Notwithstanding these shortcoming – or perhaps because of them – we must rededicate ourselves to the importance of going out to learn. But how? Is there some additional rabbinic guidance that can inform best practices in our going out to learn?
Tractate Megillah (21a) relates a debate as to whether we should stand or sit while studying Torah. As support for one proposed resolution, the text suggests that Moses himself stood while learning the easier parts of Torah, and sat while learning the more challenging sections. Rabbi Abbahu, citing Deuteronomy 5:27 (“But as for you, stand here with Me”), suggests that teachers must sit on the same level as their students (i.e., on the same level, and not elevated on a couch or on a dais). It is truly a beautiful concept – all who are learning should sit together, with none elevated over another. We are all peers, learning together, regardless of position. Indeed, the Talmud relates that, when Moses himself was transported through time and space to Rabbi Akiva’s study house, he took a seat in the back, observing from among the students (Menachot 29B).
And yet. In his commentary on Isaac Alfasi’s Sefer Halachot, the 14th century Spanish Talmudist Rabbenu Nissim of Gerona rejects – or at least qualifies – Rabbi Abbahu’s reading. Clearly aware of the competing narratives mentioned in the text of the Talmud, Rabbenu Nissim suggests that “with respect to complex matters, teachers would sit on benches (i.e., in an elevated position), for if they had been sitting on the floor with their students, the teachers would not have been able to see [each and every one of] them (i.e., their students) properly.” In other words, by sitting in a different position, the teachers could see if each of their students were truly comprehending the lessons being taught and the discussions underway. In the episode noted above, no less a figure than Rabbi Akiva failed to notice that Moses, sitting in the eighth row of the study house, was confused by the lesson being presented. Only by looking each individual student in the eye that teachers can fulfill their duty to ensure that complex matters are truly being understood by every last student.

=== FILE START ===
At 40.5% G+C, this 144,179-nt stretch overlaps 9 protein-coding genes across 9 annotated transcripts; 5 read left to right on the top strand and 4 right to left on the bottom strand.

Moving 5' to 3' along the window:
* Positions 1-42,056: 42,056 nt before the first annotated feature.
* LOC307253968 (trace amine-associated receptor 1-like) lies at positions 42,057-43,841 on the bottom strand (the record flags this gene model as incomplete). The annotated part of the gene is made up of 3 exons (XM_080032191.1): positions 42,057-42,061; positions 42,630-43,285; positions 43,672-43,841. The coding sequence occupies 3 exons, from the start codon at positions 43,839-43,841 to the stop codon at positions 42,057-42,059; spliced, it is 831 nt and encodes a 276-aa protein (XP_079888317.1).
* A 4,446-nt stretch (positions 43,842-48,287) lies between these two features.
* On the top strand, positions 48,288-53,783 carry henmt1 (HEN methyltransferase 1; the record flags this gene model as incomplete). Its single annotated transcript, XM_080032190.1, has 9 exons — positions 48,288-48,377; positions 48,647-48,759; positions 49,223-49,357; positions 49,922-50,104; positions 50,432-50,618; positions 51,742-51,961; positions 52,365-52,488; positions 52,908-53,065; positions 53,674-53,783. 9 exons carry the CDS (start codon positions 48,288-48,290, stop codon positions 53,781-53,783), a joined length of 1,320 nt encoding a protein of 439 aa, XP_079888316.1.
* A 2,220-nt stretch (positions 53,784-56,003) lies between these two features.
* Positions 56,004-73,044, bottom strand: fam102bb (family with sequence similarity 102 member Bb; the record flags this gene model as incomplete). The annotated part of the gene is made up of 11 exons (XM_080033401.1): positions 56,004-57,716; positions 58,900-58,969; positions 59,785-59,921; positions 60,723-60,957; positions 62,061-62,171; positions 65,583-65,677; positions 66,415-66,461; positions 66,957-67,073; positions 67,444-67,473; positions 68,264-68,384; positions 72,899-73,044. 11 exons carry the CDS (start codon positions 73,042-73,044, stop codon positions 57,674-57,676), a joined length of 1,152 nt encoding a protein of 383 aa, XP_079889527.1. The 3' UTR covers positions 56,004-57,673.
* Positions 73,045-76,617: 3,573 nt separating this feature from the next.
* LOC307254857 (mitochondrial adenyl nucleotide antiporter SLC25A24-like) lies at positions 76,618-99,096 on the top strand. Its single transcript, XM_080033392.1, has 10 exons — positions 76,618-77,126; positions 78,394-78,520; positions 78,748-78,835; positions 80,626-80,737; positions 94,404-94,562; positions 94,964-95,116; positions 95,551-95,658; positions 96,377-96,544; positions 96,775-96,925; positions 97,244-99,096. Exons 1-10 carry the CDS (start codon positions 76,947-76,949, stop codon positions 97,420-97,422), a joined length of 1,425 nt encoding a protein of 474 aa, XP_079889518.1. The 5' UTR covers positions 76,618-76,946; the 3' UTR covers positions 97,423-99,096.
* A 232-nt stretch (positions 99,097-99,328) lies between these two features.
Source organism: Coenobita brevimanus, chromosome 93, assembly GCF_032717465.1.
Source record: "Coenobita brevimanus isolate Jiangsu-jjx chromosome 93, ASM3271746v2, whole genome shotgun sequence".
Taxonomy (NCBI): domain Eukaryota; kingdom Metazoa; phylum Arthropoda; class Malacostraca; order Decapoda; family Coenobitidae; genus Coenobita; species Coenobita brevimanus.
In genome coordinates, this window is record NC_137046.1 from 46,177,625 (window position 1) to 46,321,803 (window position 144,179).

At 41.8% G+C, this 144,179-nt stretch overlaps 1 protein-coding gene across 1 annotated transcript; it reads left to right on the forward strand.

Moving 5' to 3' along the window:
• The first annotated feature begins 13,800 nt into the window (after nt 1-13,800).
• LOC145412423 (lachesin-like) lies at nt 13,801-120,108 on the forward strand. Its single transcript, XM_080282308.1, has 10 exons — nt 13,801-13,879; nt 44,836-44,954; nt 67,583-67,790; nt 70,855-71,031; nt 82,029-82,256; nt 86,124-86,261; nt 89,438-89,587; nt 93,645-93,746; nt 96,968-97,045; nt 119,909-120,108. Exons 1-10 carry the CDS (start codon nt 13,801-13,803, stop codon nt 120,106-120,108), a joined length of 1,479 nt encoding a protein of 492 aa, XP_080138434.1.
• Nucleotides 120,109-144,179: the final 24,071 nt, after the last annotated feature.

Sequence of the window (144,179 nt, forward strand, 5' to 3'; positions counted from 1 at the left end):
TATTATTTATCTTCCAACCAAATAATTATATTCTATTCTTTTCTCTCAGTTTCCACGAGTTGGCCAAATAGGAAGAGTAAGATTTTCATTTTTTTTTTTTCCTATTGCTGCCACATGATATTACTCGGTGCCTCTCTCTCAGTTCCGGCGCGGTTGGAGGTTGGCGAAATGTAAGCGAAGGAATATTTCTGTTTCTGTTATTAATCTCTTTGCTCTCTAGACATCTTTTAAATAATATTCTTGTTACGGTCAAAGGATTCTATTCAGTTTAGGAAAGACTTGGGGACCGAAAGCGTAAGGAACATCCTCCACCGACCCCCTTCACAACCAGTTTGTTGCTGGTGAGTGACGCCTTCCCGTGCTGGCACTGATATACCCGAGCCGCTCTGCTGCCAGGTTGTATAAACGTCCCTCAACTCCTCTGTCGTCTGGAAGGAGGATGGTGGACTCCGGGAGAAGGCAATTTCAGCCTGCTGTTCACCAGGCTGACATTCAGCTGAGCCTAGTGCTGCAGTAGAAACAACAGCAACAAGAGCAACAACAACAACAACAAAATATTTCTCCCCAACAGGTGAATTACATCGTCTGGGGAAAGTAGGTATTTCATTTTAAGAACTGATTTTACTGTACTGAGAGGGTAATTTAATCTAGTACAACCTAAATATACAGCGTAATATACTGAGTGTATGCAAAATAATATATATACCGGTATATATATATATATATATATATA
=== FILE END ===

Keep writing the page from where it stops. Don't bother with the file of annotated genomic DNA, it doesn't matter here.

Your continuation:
True partnership in grantmaking is undoubtedly one of those “complex matters” contemplated in Tractate Megillah. We must sit in the academies, study houses, convention centers, and homes, and we must go out to the camps, farms, shelters, hospitals, and streets. And, in all of these interactions – with executives, professional staff, target populations, and all our partners – we must look at all that is being done from as many angles as we can. We must sit among those serving and those being served, the teachers and those being taught, the givers and the needy. Not one of us should be above sitting on the floor (so to speak), and each of us must understand the view from the back, the sides, and the front. At the same time, we must be sure to continually adjust our perspective and put ourselves in different situations so that we can look each other in the eyes, face-to-face, and do our best to truly understand each other. Now let’s all go out and learn.
Cross-posted on eJewish Philanthropy.